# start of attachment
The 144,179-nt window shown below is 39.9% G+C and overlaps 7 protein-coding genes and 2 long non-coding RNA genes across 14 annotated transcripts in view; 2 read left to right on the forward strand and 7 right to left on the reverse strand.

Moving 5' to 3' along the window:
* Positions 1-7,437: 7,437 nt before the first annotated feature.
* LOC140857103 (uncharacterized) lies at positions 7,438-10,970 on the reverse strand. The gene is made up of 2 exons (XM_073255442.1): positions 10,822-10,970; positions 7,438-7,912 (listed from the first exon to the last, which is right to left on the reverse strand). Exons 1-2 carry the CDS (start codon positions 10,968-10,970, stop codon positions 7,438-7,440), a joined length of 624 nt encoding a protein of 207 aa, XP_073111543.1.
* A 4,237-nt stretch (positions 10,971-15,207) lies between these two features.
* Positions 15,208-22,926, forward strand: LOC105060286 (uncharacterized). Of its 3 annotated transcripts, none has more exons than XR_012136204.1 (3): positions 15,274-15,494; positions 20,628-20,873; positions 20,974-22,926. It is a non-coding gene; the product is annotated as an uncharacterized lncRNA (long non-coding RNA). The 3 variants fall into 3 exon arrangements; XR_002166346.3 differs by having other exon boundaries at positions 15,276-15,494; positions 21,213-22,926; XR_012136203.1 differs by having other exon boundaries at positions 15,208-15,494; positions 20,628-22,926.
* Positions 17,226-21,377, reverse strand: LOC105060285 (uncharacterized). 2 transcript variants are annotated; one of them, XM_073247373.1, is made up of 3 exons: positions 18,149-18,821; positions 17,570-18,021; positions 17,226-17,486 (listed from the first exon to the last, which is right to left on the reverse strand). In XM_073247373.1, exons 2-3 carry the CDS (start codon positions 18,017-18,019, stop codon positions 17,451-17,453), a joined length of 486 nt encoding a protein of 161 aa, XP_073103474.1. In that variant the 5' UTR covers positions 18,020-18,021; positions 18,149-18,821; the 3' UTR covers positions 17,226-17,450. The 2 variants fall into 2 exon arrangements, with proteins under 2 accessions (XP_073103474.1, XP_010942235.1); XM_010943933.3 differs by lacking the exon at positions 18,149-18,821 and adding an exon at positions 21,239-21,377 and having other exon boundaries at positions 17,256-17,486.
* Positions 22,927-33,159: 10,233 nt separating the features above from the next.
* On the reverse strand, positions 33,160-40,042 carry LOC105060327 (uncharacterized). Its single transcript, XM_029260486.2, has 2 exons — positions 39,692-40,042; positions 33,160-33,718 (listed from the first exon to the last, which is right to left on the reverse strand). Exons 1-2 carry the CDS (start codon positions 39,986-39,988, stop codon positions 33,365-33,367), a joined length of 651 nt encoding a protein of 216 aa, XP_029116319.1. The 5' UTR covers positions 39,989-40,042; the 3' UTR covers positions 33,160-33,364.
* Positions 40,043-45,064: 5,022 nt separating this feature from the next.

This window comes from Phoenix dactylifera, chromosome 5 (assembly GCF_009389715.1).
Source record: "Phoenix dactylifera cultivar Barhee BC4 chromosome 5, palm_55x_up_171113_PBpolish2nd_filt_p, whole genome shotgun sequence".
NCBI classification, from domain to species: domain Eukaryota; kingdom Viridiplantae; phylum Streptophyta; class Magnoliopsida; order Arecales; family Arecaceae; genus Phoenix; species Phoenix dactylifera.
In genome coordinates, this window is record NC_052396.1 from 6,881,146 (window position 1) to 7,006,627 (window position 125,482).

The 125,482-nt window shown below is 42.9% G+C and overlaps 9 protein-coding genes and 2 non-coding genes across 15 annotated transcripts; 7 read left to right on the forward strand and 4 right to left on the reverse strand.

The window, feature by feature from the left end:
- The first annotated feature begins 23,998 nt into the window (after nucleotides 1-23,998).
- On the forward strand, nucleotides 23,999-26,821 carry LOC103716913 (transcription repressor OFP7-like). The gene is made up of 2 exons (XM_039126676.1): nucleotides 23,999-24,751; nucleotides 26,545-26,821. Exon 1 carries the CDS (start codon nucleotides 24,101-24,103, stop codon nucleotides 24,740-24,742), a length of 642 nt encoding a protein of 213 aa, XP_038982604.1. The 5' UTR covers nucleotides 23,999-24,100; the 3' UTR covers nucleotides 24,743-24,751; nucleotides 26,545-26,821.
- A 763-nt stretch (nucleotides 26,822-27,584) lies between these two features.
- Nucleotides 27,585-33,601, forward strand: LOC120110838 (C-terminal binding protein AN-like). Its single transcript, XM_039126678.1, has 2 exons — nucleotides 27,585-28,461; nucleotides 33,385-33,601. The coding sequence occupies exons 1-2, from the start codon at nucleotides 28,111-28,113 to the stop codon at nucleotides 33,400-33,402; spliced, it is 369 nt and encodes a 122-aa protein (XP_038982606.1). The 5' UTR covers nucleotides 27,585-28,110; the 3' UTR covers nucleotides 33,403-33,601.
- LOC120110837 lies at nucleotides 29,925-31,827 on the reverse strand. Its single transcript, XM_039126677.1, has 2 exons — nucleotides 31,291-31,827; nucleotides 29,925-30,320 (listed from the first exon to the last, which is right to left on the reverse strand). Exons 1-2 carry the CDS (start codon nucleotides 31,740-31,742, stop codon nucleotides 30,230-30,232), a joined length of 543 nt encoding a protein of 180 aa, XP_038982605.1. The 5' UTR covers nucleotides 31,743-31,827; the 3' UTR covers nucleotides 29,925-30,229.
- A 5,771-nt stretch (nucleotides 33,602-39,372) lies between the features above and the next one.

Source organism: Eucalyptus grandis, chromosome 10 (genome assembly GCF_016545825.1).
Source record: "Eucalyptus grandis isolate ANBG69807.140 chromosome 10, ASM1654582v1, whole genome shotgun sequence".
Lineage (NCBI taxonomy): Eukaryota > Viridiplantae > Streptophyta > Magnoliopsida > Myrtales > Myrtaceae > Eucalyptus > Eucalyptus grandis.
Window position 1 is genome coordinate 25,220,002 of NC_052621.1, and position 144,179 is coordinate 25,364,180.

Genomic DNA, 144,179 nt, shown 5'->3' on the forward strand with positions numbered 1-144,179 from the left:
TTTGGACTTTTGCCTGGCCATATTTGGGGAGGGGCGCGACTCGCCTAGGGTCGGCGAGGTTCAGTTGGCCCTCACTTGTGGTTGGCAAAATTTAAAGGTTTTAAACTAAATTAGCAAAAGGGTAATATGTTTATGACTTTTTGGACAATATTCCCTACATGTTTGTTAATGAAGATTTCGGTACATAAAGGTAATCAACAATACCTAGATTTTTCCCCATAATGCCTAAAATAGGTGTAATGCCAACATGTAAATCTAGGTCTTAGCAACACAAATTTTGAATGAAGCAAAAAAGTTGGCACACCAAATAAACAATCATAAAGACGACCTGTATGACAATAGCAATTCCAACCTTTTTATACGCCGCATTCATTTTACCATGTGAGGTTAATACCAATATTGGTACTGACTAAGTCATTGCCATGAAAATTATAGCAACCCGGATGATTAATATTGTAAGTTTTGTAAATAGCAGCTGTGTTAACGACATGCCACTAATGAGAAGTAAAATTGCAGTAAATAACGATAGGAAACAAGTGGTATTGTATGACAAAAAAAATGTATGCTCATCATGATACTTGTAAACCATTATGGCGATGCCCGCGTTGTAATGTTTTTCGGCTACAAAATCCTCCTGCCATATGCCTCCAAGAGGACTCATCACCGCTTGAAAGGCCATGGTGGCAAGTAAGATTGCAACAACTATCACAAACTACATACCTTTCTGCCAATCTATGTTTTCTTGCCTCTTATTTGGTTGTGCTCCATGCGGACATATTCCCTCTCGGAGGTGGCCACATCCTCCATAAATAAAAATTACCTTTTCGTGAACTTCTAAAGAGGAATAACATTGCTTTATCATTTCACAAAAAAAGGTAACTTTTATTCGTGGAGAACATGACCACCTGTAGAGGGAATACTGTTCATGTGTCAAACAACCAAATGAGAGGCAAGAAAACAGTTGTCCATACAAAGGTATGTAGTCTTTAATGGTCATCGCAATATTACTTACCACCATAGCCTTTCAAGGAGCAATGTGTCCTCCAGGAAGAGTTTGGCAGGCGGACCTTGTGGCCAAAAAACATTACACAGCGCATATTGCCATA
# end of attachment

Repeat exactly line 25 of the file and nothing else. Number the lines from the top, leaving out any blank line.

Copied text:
Lineage (NCBI taxonomy): Eukaryota > Viridiplantae > Streptophyta > Magnoliopsida > Myrtales > Myrtaceae > Eucalyptus > Eucalyptus grandis.